Doctors do not typically consider leg pain a symptom of a heart attack. However, leg pain may be a symptom of various other cardiovascular conditions.

Heart attack symptoms include chest pain or discomfort, shortness of breath, and pain in the neck, jaw, arms, back, or abdomen.

Leg pain related to heart conditions may occur when there is a problem with the blood vessels, or the heart is not pumping correctly.

This article explores the connection between leg pain and heart health, how a doctor may diagnose the condition, possible treatments, and more.

A heart attack is medically known as a myocardial infarction (MI). A heart attack occurs when a portion of the heart muscle becomes deprived of oxygen-rich blood.

This typically happens due to a blockage in one of the coronary arteries, which supply blood to the heart.

Experts do not consider leg pain a typical symptom of a heart attack. However, leg pain can be a symptom of other heart conditions.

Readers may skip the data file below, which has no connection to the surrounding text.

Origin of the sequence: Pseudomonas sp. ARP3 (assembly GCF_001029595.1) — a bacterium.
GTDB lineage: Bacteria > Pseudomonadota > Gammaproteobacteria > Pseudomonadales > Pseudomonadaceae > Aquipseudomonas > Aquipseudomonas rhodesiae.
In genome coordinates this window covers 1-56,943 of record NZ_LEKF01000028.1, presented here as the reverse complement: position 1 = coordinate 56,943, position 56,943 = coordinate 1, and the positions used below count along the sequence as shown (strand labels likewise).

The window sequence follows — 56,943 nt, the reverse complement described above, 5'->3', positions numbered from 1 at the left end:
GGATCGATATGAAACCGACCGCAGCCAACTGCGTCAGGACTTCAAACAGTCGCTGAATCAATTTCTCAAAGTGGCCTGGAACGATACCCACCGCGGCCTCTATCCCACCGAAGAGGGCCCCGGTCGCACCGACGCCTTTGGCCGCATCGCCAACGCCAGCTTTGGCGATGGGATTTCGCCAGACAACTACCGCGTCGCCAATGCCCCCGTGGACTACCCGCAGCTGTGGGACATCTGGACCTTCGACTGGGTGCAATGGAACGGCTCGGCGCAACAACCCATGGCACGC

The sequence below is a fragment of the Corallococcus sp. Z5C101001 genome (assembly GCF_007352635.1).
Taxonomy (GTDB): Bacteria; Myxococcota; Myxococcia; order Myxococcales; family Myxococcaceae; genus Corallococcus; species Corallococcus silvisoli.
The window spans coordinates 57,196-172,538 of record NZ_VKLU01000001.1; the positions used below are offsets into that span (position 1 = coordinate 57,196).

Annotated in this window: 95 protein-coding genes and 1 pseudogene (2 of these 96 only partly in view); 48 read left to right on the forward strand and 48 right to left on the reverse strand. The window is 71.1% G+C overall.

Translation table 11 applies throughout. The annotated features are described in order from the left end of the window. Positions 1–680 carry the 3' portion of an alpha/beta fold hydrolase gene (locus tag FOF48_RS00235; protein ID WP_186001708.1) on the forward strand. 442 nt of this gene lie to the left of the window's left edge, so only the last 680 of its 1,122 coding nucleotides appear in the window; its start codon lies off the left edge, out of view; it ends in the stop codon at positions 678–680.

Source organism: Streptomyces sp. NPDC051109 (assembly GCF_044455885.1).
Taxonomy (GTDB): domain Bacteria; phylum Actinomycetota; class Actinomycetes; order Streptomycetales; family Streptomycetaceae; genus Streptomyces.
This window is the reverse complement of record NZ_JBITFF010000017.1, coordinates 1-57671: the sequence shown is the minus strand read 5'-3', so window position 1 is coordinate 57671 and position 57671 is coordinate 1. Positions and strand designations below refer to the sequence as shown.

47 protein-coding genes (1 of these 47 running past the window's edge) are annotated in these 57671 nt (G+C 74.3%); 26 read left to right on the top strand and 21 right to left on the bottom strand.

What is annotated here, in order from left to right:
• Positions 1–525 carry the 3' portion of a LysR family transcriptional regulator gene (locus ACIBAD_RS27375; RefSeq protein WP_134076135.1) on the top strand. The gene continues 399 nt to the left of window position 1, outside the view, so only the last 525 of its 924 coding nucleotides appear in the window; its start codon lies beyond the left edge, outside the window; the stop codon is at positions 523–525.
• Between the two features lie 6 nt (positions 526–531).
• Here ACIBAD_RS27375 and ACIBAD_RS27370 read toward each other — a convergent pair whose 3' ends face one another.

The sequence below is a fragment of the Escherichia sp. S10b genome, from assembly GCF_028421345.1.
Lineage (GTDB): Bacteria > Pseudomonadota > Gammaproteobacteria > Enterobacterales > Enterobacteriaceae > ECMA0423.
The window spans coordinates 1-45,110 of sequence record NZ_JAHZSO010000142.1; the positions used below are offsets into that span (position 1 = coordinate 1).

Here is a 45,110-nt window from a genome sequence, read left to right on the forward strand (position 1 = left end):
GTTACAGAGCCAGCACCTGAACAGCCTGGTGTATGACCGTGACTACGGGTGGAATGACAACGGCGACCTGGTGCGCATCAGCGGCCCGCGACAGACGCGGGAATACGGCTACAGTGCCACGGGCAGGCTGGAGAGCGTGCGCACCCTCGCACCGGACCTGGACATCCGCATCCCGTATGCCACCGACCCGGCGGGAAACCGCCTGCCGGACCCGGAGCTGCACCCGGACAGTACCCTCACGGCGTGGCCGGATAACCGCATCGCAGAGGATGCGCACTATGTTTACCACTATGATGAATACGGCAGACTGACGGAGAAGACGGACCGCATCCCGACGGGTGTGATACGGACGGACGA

Symptoms of a heart attack include:

  • chest discomfort or pain
  • chest pressure
  • pain in the arms
  • jaw and neck pain
  • back pain
  • abdominal pain
  • nausea
  • shortness of breath
  • cold sweat
  • lightheadedness

Leg pain related to heart conditions often arises due to issues with blood circulation.

Conditions such as peripheral arterial disease, blood clots, and certain congenital heart defects can reduce blood flow to the legs.

Peripheral arterial disease (PAD)